The Left Hand of Darkness by Ursula Le Guin

“Light is the left hand of darkness
and darkness the right hand of light.
Two are one, life and death, lying
together like lovers in kemmer,
like hands joined together,
like the end and the way.” 

This was written in the sixties, though it feels like it was written yesterday. Ursula K. Le Guin creates a vivid culture of ambisexual humanoids that come with a detailed history and culture. And it is truly fascinating to read about because such discussions and representations of gender and sex are strikingly relevant to modern society.

Genly Ai is a human envoy sent to the planet Gethen to persuade the natives to join an interplanetary trade alliance. Such a thing would benefit all involved as all cultures would expand intellectually and culturally. It’s about a shared exchange, about learning from one another in order to become better and more developed. The Gethenians as a people are gender neutral; they display no maleness or femaleness unless they go into kemmer (which is their biological mating cycle.) Whatever sex they display is entirely dependent on who they are partnering with at the time. 

A pervert is what Genly Ai comes across as. To the alien eyes of the Gethenians he looks like he’s in a permanent state of sexual arousal and they are totally confused and offended by it. They don’t trust him, and he must rely heavily on his diplomatic skills to ensure them of his genuine nature. Language barriers and misunderstandings cause several problems resulting in his imprisonment and near death. The point is, the novel highlights the need for effective communication and discourse for opposite cultures (and political systems) to reach an agreement, rather than branding the other a villain simply because they do not understand it in its differentness. We need to learn from the “other.”

However, for all the intellect the writing displayed, the plot was terribly slow for the first half. Very little happened, by way of action and dilemma. The progress that the book displays is a shifting of opinion, a development of perspective, as the two protagonists learn about each other’s culture and see their counterpoint as less alien: they begin to see the humanity in the other. And that’s kind of important because it transcends ideas of gender and sex, race and culture, looking only at what it means to be human and alive. Labels don’t matter, only the person matters.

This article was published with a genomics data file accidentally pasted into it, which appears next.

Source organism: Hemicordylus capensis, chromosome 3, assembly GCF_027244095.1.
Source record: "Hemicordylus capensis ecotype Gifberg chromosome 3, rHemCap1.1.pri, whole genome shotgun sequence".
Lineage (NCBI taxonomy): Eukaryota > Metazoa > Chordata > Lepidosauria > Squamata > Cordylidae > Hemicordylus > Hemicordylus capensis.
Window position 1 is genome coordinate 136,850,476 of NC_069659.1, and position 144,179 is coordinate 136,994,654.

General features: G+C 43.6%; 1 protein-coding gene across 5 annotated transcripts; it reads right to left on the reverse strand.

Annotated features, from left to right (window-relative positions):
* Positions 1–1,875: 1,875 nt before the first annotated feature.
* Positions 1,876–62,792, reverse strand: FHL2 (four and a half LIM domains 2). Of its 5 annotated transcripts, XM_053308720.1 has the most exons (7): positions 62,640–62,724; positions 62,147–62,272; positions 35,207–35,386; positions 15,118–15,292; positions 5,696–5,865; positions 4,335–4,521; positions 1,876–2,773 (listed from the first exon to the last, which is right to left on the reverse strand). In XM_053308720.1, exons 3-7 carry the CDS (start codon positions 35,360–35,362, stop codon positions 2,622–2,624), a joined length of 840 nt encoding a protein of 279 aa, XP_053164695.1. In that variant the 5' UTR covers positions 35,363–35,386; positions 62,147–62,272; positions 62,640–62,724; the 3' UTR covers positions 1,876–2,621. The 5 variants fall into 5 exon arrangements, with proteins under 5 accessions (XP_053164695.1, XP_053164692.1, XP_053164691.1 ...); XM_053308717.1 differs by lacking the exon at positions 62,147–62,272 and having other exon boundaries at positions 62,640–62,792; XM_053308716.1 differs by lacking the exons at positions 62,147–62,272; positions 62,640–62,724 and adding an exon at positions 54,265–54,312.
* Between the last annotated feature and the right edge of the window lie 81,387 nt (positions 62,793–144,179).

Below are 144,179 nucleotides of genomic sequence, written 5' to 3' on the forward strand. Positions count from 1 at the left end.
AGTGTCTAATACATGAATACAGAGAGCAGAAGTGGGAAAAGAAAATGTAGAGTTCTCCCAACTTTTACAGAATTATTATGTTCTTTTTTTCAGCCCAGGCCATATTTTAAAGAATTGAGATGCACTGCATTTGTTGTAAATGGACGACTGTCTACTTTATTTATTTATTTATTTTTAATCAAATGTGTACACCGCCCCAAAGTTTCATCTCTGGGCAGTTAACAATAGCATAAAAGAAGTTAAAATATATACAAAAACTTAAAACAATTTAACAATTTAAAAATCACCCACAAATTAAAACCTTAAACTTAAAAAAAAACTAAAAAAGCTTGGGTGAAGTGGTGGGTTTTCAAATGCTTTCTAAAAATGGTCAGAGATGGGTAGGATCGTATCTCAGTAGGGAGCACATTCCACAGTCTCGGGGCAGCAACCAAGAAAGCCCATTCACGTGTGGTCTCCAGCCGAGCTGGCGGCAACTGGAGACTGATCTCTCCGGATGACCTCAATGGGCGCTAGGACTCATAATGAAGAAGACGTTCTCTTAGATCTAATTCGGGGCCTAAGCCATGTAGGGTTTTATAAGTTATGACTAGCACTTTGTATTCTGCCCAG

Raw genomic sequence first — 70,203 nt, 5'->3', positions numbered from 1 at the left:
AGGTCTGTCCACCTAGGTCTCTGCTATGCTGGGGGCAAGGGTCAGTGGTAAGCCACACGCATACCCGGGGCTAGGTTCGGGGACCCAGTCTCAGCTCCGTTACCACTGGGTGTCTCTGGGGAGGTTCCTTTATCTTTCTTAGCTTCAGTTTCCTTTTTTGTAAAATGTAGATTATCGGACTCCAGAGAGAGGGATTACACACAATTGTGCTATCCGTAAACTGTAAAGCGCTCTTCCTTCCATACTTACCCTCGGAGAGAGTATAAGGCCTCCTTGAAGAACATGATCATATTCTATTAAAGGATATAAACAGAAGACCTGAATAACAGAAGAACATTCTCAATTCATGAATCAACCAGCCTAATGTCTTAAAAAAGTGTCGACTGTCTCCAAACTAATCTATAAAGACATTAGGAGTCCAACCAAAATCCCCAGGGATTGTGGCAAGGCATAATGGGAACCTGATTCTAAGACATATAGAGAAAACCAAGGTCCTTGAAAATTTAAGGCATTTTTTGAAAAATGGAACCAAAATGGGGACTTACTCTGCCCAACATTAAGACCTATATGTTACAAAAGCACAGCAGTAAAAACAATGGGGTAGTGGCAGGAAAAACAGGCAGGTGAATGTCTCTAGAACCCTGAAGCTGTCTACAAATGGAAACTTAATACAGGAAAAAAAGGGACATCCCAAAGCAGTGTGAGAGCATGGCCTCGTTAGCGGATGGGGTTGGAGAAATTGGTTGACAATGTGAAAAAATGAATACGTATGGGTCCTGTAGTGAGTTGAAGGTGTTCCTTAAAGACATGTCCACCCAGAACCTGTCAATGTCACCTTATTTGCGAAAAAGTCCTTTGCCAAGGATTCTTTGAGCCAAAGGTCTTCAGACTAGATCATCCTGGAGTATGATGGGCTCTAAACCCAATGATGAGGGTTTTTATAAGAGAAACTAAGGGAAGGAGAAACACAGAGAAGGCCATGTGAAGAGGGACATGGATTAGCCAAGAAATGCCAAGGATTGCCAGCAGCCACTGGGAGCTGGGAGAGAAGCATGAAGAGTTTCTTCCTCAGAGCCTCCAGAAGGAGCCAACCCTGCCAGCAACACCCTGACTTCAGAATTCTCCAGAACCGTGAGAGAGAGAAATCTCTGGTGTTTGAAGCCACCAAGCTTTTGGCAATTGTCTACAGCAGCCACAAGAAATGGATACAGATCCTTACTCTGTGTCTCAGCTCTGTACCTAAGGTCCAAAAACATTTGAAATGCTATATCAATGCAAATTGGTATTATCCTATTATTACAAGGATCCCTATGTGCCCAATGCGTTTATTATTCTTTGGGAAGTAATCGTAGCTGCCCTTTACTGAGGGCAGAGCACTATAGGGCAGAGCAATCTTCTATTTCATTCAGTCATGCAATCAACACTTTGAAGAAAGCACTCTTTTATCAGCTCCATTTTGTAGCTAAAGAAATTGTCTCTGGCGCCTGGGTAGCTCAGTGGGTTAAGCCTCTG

“And I saw then again, and for good, what I had always been afraid to see, and had pretended not to see in him: that he was a woman as well as a man. Any need to explain the sources of that fear vanished with the fear; what I was left with was at last, acceptance of him as he was.”

So, this is a book that will appeal only to a certain type of reader because it is quite difficult to read. Although it is clearly science-fiction, it breaks genre boundaries with its lack of standard tropes instead choosing to question existence itself. It’s not a story designed to sweep you away, but it is a story that will make you think. There’s certainly a lot of wisdom in these pages. 

9/10 Ursula K. Le Guin creates a vivid culture of ambisexual humanoids that come with a detailed history and culture.

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